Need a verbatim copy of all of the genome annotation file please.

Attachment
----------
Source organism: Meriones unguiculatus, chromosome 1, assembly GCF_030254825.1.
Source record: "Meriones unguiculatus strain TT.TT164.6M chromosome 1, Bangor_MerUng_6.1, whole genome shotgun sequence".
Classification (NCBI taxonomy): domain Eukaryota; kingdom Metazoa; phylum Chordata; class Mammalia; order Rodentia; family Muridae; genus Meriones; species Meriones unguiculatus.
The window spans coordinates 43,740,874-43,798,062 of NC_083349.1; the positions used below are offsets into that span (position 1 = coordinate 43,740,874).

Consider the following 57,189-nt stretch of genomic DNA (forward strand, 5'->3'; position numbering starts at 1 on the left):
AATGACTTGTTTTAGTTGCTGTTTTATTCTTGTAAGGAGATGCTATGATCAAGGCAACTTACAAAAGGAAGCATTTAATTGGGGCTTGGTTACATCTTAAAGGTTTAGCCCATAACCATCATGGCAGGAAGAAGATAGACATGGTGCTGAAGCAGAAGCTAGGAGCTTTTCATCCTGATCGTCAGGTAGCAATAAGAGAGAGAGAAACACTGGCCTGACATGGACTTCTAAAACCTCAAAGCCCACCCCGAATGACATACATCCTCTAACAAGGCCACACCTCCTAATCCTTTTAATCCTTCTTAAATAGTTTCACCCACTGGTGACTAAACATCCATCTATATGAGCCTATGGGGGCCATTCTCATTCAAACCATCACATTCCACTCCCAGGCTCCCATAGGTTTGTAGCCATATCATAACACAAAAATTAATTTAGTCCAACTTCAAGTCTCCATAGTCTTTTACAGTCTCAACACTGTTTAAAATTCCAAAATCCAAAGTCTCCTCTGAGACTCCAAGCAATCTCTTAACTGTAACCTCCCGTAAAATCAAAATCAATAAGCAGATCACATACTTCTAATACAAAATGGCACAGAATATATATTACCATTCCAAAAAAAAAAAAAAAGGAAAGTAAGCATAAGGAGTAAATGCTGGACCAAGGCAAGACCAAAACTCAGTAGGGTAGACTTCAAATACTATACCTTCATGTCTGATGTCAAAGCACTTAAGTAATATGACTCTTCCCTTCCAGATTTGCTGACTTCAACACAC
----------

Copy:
Source organism: Meriones unguiculatus, chromosome 1, assembly GCF_030254825.1.
Source record: "Meriones unguiculatus strain TT.TT164.6M chromosome 1, Bangor_MerUng_6.1, whole genome shotgun sequence".
Classification (NCBI taxonomy): domain Eukaryota; kingdom Metazoa; phylum Chordata; class Mammalia; order Rodentia; family Muridae; genus Meriones; species Meriones unguiculatus.
The window spans coordinates 43,740,874-43,798,062 of NC_083349.1; the positions used below are offsets into that span (position 1 = coordinate 43,740,874).

Consider the following 57,189-nt stretch of genomic DNA (forward strand, 5'->3'; position numbering starts at 1 on the left):
AATGACTTGTTTTAGTTGCTGTTTTATTCTTGTAAGGAGATGCTATGATCAAGGCAACTTACAAAAGGAAGCATTTAATTGGGGCTTGGTTACATCTTAAAGGTTTAGCCCATAACCATCATGGCAGGAAGAAGATAGACATGGTGCTGAAGCAGAAGCTAGGAGCTTTTCATCCTGATCGTCAGGTAGCAATAAGAGAGAGAGAAACACTGGCCTGACATGGACTTCTAAAACCTCAAAGCCCACCCCGAATGACATACATCCTCTAACAAGGCCACACCTCCTAATCCTTTTAATCCTTCTTAAATAGTTTCACCCACTGGTGACTAAACATCCATCTATATGAGCCTATGGGGGCCATTCTCATTCAAACCATCACATTCCACTCCCAGGCTCCCATAGGTTTGTAGCCATATCATAACACAAAAATTAATTTAGTCCAACTTCAAGTCTCCATAGTCTTTTACAGTCTCAACACTGTTTAAAATTCCAAAATCCAAAGTCTCCTCTGAGACTCCAAGCAATCTCTTAACTGTAACCTCCCGTAAAATCAAAATCAATAAGCAGATCACATACTTCTAATACAAAATGGCACAGAATATATATTACCATTCCAAAAAAAAAAAAAAAGGAAAGTAAGCATAAGGAGTAAATGCTGGACCAAGGCAAGACCAAAACTCAGTAGGGTAGACTTCAAATACTATACCTTCATGTCTGATGTCAAAGCACTTAAGTAATATGACTCTTCCCTTCCAGATTTGCTGACTTCAACACAC